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There is a new development in a story we've been following all this year - the disappearance of Somali Americans from Minneapolis. Some two dozen young men left their homes in Minnesota over the past two years and turned up in Somalia. There they trained with a terrorist group. This week, U.S. forces killed one of the FBI's most wanted al-Qaida militants during a commando raid in southern Somalia. And NPR has learned that he was one of those who trained the young men from Minnesota. Dina Temple-Raston has our report.

DINA TEMPLE-RASTON: When FBI agents capture a terrorism suspect, one of the first things they do is pull out mug shots to try to identify possible members of al-Qaida. That happened earlier this year. That's when some of those young Somali Americans who trained in Somalia returned to Minneapolis.

Intelligence officials tell NPR when agents flipped to a picture of one al-Qaida operative, several of the young men recognized him. His name was Saleh Ali Nabhan. He's the man killed in this week's commando raid. The Minneapolis boys said he'd been one of their trainers.

Professor BRUCE HOFFMAN (Georgetown University): Usually people like Nabhan are jacks of all trade.

TEMPLE-RASTON: Bruce Hoffman is a terrorism expert at Georgetown University.

Prof. HOFFMAN: They're particularly skilled, as Nabhan was, in the fabrication of vehicular bombs, particularly ones that are used for suicide attacks.

TEMPLE-RASTON: Vehicular bombs are car bombs. That's what landed him on the FBI's most wanted list. Officials say he rigged up a car bomb in 2002 to blow up an Israeli-owned resort in Kenya. Now the FBI's concerned about the Minnesota connection. Agents fear that Nabhan taught Somali Americans in the camps how to be suicide bombers and that they might come back and attack in the United States.

It isn't a wild theory. One of the Minneapolis boys who returned from Somalia pleaded guilty to terrorism related charges in July. His court appointed attorney said the young man had been recruited to become a suicide bomber. Another young Minnesotan drove a car bomb into a government compound in northern Somalia last November. He and Nabhan were in the training camps at the same time.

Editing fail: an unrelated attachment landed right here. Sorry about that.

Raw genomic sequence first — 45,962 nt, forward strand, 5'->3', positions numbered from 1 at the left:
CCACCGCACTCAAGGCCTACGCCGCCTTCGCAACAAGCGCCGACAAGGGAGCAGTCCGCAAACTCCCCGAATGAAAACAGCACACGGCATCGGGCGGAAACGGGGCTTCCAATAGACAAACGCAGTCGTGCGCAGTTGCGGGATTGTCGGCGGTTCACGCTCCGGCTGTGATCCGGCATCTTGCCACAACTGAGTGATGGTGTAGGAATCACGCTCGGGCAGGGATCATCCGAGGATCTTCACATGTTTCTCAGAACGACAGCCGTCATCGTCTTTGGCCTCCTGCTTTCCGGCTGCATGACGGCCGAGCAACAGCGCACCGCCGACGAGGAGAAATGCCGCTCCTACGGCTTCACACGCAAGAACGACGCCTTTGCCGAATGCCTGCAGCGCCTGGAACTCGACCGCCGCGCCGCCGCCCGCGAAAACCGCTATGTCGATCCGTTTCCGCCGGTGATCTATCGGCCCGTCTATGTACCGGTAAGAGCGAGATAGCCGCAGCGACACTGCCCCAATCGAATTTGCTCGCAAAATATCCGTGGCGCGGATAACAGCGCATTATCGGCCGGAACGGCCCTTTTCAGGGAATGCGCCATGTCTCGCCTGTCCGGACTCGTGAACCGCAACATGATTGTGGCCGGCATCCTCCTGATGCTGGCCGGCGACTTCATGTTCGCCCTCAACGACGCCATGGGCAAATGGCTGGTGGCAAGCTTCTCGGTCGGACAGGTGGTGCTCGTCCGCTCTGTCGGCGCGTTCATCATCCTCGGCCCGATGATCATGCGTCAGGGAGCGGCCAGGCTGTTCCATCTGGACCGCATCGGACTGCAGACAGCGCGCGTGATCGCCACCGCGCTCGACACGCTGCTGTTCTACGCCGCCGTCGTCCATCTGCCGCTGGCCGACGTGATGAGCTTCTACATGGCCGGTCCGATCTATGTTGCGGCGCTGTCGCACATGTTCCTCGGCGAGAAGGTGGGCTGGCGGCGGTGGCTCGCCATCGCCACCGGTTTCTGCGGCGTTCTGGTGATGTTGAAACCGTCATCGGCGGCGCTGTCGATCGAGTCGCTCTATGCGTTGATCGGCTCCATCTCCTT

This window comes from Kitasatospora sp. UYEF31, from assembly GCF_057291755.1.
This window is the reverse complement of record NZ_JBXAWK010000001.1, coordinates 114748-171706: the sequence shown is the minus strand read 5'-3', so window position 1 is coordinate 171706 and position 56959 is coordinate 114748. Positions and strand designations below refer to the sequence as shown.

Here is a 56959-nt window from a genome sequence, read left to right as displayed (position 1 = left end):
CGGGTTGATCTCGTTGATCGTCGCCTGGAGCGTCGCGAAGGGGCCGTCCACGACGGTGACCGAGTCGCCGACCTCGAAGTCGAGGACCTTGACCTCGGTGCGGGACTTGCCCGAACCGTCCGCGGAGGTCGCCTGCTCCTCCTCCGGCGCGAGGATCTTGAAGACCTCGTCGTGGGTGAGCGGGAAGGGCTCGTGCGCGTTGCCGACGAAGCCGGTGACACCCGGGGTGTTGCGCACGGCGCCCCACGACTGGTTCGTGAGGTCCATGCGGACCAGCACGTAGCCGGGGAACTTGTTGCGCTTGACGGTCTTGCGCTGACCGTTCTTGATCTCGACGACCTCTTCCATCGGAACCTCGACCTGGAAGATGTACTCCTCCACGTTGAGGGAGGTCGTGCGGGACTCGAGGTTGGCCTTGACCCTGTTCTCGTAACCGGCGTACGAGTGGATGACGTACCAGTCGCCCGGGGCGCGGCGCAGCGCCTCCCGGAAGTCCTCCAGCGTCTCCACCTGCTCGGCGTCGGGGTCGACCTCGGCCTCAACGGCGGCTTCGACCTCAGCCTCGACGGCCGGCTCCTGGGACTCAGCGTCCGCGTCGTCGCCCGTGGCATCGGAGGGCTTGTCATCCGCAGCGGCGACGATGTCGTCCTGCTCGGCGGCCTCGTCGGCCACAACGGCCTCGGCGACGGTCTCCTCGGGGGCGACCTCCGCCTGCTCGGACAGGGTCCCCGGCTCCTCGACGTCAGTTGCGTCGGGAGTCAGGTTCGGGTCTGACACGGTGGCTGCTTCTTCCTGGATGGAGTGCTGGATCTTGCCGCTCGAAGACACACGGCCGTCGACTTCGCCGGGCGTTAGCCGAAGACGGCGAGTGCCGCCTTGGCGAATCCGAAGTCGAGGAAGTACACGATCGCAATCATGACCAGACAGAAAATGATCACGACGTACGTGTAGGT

So that's the Minneapolis part of this. There's another reason why Nabhan, the man killed in the commando raid, was important. He helped give al-Qaida a foothold in the horn of Africa. Again, Bruce Hoffman.

Prof. HOFFMAN: Al-Qaida's hallmark has always been both opportunistic and as talent spotters. And I think they saw a group that was in a zone that was already rife with instability and chaos.

TEMPLE-RASTON: The group Hoffman mentions is called al-Shabab. It's focused on overthrowing the Somali government. It's also the group that recruited the young men from Minnesota. Nabhan's ties to the group helped bring al-Shabab and all-Qaida together. His death this week may hobble al-Qaida in Somalia.

Prof. HOFFMAN: And his elimination, I think, is something that will not sever the links between al-Shabab and al-Qaida but certainly will fray them.

TEMPLE-RASTON: The operation that unfolded in the Somali desert on Monday was the stuff of the movies. U.S. intelligence officials say that Special Forces helicoptered into a remote part of the Somali desert and fired on a convoy of trucks racing across the sands. When the shooting stopped, officials identified Nabhan's remains. The DNA test results on the others killed in the attack haven't come back yet. U.S. officials say they haven't ruled out that some of the Minneapolis young men might've been among them.

Dina Temple-Raston, NPR News.

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